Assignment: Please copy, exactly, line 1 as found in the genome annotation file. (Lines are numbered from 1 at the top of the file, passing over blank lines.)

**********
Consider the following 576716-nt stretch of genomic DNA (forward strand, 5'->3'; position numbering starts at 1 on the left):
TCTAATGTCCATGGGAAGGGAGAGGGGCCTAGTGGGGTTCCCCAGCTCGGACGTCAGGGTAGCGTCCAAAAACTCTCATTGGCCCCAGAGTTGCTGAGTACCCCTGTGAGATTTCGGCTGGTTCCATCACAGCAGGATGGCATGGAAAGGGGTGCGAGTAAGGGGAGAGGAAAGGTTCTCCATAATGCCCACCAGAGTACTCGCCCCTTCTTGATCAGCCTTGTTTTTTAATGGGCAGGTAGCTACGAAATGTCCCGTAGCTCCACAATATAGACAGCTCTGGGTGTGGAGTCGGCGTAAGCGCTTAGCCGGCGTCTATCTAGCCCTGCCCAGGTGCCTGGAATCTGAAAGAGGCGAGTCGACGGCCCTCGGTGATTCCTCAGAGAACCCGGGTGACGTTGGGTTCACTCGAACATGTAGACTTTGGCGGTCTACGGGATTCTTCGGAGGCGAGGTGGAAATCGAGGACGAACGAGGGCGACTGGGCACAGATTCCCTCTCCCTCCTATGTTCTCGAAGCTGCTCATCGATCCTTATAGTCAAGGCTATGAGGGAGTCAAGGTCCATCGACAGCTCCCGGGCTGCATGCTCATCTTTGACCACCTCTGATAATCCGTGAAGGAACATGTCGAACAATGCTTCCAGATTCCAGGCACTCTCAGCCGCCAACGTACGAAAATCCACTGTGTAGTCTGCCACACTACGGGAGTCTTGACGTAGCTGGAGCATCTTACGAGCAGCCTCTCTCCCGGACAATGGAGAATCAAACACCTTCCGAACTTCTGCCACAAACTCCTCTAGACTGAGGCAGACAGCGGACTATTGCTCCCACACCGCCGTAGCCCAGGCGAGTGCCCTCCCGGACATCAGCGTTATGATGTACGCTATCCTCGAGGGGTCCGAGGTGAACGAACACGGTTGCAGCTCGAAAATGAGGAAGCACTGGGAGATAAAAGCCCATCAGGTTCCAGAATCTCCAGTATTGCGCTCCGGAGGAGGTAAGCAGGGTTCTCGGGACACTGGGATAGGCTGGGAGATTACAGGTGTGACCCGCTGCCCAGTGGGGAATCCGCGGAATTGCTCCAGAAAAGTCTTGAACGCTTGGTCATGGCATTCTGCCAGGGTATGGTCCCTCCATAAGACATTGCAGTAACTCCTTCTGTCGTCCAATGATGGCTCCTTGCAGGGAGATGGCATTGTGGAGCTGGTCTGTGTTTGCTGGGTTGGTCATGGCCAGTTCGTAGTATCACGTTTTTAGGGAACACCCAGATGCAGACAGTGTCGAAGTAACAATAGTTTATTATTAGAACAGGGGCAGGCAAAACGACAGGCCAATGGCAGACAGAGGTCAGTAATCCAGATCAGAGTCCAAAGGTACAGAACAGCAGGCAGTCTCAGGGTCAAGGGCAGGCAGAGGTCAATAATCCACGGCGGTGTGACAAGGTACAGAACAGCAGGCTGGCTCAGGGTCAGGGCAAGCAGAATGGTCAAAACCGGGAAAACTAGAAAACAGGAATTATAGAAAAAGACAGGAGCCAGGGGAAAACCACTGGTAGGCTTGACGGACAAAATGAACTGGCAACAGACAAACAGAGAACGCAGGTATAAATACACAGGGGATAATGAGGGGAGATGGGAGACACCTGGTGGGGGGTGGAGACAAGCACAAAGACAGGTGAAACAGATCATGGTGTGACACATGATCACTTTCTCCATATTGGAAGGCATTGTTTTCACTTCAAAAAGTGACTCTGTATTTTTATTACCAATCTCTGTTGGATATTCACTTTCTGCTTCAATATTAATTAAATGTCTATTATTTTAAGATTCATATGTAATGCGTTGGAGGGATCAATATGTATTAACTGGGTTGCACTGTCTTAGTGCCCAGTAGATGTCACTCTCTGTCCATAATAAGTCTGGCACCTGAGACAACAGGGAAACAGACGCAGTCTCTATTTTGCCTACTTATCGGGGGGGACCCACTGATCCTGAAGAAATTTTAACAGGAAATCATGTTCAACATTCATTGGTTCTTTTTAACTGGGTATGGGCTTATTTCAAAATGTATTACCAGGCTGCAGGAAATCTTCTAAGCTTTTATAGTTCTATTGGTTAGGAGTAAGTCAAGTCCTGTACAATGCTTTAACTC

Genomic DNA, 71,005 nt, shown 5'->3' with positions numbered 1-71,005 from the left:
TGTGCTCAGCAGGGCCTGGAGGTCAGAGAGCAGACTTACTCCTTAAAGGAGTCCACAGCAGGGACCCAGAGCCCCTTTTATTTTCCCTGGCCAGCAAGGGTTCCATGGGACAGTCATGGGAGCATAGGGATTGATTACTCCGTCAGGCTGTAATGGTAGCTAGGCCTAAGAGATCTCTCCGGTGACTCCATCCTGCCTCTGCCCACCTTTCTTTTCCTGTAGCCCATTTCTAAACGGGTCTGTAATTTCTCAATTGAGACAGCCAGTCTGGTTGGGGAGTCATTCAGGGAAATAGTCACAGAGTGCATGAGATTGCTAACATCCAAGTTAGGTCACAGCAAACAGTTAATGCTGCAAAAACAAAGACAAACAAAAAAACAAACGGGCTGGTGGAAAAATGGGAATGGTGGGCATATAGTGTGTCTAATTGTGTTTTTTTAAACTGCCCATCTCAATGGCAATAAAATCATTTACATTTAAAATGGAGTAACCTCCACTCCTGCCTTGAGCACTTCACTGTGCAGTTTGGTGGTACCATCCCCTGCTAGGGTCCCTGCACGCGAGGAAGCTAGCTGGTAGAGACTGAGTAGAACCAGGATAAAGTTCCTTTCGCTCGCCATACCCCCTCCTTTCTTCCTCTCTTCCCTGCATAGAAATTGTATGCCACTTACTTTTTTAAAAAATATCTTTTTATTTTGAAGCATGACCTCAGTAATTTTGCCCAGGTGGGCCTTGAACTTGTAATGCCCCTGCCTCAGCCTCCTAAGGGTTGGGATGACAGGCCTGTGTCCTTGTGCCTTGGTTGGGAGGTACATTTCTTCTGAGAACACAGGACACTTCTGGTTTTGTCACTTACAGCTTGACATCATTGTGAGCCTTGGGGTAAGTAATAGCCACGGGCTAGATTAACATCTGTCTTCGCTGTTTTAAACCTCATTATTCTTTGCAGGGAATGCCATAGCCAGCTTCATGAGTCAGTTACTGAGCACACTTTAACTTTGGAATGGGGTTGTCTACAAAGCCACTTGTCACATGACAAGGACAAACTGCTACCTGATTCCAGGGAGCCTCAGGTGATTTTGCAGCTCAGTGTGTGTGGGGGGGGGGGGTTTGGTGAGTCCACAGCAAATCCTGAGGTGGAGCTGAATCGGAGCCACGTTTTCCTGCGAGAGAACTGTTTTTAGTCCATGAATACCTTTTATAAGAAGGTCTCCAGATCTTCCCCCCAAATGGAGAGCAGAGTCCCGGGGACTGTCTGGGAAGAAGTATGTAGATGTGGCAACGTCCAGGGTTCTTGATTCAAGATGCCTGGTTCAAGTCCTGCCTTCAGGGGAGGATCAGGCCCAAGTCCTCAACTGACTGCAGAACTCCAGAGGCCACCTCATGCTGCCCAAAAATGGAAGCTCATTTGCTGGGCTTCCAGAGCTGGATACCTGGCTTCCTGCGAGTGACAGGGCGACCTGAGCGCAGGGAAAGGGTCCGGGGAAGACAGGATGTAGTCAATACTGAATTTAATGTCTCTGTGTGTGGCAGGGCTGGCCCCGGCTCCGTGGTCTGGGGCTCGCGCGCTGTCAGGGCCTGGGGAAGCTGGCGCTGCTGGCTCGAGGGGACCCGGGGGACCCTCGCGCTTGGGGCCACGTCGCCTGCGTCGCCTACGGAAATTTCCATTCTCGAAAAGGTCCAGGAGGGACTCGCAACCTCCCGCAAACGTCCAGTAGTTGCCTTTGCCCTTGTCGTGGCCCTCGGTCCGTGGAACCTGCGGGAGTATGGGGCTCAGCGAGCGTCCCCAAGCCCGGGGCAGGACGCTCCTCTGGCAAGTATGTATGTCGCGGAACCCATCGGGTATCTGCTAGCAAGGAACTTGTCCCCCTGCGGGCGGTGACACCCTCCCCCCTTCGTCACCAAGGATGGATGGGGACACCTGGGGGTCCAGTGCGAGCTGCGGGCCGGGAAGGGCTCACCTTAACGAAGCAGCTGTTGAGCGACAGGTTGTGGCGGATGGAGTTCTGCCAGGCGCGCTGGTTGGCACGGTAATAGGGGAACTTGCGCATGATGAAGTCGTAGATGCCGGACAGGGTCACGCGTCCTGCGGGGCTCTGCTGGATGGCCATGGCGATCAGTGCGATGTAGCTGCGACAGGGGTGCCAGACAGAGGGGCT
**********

Consider the following 576716-nt stretch of genomic DNA (forward strand, 5'->3'; position numbering starts at 1 on the left):